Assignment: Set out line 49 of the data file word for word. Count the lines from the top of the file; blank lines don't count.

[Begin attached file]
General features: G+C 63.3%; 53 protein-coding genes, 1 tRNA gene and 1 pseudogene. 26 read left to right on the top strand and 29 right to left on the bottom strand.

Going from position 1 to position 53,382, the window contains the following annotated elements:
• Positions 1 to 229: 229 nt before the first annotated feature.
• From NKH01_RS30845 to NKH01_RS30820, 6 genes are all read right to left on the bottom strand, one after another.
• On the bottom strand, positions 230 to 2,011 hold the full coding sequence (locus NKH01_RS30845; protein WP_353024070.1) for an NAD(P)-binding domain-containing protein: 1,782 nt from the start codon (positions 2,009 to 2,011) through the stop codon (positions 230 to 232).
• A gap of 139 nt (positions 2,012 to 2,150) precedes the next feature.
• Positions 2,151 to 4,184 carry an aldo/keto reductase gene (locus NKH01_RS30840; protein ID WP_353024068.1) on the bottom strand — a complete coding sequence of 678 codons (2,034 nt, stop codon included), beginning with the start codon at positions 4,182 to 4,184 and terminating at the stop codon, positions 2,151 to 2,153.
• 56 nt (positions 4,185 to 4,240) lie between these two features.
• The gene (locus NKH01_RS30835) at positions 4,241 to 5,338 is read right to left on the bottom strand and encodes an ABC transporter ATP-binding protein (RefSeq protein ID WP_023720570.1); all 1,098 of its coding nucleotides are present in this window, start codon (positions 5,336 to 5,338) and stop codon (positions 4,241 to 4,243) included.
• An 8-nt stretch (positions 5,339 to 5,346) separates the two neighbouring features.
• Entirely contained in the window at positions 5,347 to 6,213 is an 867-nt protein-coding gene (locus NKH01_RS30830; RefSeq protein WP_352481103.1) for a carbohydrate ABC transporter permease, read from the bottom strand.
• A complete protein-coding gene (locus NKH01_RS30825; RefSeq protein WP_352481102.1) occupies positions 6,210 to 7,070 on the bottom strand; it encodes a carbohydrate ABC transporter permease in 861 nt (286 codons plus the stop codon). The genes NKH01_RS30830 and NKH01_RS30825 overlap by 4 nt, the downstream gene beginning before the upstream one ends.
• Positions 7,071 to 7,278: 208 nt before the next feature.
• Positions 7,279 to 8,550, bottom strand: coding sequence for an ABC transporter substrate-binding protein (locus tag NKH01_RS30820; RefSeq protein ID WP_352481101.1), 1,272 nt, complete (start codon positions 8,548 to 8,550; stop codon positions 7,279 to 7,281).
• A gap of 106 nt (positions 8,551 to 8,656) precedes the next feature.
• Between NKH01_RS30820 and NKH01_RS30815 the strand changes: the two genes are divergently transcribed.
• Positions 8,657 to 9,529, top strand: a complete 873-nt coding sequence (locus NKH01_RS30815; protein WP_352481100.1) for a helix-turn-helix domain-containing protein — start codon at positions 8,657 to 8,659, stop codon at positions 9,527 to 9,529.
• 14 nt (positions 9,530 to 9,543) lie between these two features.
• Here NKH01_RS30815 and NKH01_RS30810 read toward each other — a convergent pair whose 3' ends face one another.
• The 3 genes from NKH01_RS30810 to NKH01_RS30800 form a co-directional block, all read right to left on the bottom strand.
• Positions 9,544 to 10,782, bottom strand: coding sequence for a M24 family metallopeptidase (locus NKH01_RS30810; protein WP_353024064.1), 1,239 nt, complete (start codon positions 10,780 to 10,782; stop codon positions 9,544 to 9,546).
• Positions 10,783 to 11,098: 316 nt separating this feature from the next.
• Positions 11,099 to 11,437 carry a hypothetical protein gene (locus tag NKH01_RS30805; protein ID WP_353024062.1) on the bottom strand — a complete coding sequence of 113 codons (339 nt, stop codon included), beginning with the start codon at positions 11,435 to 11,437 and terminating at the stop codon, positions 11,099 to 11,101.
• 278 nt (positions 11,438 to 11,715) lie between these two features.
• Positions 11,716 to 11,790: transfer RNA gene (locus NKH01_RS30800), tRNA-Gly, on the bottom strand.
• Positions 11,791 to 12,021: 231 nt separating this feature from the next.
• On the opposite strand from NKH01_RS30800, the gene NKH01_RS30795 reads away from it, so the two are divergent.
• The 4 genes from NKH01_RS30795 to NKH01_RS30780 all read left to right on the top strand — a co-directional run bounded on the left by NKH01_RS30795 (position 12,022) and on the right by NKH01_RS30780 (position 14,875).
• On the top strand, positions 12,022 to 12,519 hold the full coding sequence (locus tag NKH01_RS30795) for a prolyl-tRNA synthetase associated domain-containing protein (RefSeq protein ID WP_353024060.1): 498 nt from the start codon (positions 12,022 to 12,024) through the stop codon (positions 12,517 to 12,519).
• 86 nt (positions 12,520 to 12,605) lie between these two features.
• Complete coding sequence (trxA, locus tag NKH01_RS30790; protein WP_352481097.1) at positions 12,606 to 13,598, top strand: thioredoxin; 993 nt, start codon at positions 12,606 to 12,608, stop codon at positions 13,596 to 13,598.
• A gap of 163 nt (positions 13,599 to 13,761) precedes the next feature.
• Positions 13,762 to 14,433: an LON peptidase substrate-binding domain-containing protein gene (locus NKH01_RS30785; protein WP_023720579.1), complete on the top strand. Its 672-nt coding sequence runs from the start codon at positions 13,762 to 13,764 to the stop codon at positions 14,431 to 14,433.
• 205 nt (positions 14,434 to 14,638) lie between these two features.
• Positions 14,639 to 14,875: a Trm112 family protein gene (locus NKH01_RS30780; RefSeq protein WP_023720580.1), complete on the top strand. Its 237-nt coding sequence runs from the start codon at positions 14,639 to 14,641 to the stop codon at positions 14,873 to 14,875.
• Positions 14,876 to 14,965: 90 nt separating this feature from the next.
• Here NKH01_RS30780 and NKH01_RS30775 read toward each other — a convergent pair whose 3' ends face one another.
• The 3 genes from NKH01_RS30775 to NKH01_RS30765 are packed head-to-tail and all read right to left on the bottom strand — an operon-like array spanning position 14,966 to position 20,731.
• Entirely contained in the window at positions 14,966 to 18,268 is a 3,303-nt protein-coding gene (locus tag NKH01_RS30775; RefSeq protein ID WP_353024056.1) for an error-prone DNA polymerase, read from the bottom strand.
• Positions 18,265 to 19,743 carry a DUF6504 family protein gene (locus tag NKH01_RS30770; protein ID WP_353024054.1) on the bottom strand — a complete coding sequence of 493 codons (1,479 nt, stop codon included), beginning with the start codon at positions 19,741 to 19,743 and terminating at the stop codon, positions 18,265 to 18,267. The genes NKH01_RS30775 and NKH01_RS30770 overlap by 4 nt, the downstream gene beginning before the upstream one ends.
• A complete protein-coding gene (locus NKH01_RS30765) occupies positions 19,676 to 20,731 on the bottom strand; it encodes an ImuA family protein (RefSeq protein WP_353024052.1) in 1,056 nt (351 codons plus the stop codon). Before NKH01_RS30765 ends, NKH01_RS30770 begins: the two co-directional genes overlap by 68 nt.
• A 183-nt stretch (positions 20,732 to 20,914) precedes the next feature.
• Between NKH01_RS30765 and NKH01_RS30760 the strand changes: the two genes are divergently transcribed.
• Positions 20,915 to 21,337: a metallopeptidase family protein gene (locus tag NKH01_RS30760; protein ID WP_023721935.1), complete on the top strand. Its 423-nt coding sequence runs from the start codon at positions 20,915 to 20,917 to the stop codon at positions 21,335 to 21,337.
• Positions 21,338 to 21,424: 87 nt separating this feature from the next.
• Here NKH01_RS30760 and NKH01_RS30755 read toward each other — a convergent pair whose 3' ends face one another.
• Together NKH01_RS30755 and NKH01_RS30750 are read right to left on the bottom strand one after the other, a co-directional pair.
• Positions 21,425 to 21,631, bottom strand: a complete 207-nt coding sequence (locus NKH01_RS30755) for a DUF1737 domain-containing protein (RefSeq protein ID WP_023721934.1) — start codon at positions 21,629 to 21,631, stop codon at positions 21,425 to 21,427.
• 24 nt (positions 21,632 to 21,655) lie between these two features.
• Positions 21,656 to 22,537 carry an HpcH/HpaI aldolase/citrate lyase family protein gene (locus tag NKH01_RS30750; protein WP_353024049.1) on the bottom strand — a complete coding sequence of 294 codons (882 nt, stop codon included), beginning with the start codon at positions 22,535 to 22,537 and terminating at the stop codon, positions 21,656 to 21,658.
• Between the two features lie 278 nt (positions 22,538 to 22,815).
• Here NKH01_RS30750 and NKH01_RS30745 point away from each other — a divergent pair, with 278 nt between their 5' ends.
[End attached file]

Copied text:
• 24 nt (positions 21,632 to 21,655) lie between these two features.